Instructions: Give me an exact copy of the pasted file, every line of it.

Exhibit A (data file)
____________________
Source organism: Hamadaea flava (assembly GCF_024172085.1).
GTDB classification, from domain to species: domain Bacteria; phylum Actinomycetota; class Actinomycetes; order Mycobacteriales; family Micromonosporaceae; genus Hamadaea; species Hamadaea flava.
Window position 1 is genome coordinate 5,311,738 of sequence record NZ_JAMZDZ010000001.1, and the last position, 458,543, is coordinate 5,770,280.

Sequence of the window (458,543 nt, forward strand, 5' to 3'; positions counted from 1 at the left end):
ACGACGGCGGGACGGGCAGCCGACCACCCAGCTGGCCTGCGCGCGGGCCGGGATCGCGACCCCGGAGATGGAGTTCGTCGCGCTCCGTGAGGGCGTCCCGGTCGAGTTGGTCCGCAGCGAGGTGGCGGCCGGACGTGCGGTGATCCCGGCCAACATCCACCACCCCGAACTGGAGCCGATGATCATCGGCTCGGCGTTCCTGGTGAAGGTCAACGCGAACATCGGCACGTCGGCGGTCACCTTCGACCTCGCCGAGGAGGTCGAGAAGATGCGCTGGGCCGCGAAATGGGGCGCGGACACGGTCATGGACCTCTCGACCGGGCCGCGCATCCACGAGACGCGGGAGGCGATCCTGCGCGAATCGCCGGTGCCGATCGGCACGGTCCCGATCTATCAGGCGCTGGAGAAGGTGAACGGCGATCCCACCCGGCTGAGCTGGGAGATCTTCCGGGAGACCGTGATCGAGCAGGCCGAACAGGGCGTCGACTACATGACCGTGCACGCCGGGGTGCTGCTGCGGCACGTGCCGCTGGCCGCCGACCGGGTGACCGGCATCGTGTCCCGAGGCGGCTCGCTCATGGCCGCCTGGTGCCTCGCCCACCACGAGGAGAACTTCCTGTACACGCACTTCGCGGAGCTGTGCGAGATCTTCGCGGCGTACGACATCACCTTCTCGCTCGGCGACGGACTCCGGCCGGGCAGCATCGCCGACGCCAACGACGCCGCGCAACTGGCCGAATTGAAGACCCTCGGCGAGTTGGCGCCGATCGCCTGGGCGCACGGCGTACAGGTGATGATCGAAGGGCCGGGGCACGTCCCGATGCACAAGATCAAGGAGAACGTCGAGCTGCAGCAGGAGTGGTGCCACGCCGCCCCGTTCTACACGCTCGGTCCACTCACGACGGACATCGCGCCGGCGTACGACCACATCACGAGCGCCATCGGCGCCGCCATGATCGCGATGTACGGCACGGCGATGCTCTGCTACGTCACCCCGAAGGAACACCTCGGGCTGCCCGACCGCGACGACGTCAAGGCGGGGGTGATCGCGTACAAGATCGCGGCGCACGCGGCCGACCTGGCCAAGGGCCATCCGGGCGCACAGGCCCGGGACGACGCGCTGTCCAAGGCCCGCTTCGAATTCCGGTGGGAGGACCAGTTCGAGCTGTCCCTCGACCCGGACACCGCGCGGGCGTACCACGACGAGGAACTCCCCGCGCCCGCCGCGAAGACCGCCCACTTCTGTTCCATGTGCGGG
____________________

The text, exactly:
Source organism: Hamadaea flava (assembly GCF_024172085.1).
GTDB classification, from domain to species: domain Bacteria; phylum Actinomycetota; class Actinomycetes; order Mycobacteriales; family Micromonosporaceae; genus Hamadaea; species Hamadaea flava.
Window position 1 is genome coordinate 5,311,738 of sequence record NZ_JAMZDZ010000001.1, and the last position, 458,543, is coordinate 5,770,280.

Sequence of the window (458,543 nt, forward strand, 5' to 3'; positions counted from 1 at the left end):
ACGACGGCGGGACGGGCAGCCGACCACCCAGCTGGCCTGCGCGCGGGCCGGGATCGCGACCCCGGAGATGGAGTTCGTCGCGCTCCGTGAGGGCGTCCCGGTCGAGTTGGTCCGCAGCGAGGTGGCGGCCGGACGTGCGGTGATCCCGGCCAACATCCACCACCCCGAACTGGAGCCGATGATCATCGGCTCGGCGTTCCTGGTGAAGGTCAACGCGAACATCGGCACGTCGGCGGTCACCTTCGACCTCGCCGAGGAGGTCGAGAAGATGCGCTGGGCCGCGAAATGGGGCGCGGACACGGTCATGGACCTCTCGACCGGGCCGCGCATCCACGAGACGCGGGAGGCGATCCTGCGCGAATCGCCGGTGCCGATCGGCACGGTCCCGATCTATCAGGCGCTGGAGAAGGTGAACGGCGATCCCACCCGGCTGAGCTGGGAGATCTTCCGGGAGACCGTGATCGAGCAGGCCGAACAGGGCGTCGACTACATGACCGTGCACGCCGGGGTGCTGCTGCGGCACGTGCCGCTGGCCGCCGACCGGGTGACCGGCATCGTGTCCCGAGGCGGCTCGCTCATGGCCGCCTGGTGCCTCGCCCACCACGAGGAGAACTTCCTGTACACGCACTTCGCGGAGCTGTGCGAGATCTTCGCGGCGTACGACATCACCTTCTCGCTCGGCGACGGACTCCGGCCGGGCAGCATCGCCGACGCCAACGACGCCGCGCAACTGGCCGAATTGAAGACCCTCGGCGAGTTGGCGCCGATCGCCTGGGCGCACGGCGTACAGGTGATGATCGAAGGGCCGGGGCACGTCCCGATGCACAAGATCAAGGAGAACGTCGAGCTGCAGCAGGAGTGGTGCCACGCCGCCCCGTTCTACACGCTCGGTCCACTCACGACGGACATCGCGCCGGCGTACGACCACATCACGAGCGCCATCGGCGCCGCCATGATCGCGATGTACGGCACGGCGATGCTCTGCTACGTCACCCCGAAGGAACACCTCGGGCTGCCCGACCGCGACGACGTCAAGGCGGGGGTGATCGCGTACAAGATCGCGGCGCACGCGGCCGACCTGGCCAAGGGCCATCCGGGCGCACAGGCCCGGGACGACGCGCTGTCCAAGGCCCGCTTCGAATTCCGGTGGGAGGACCAGTTCGAGCTGTCCCTCGACCCGGACACCGCGCGGGCGTACCACGACGAGGAACTCCCCGCGCCCGCCGCGAAGACCGCCCACTTCTGTTCCATGTGCGGG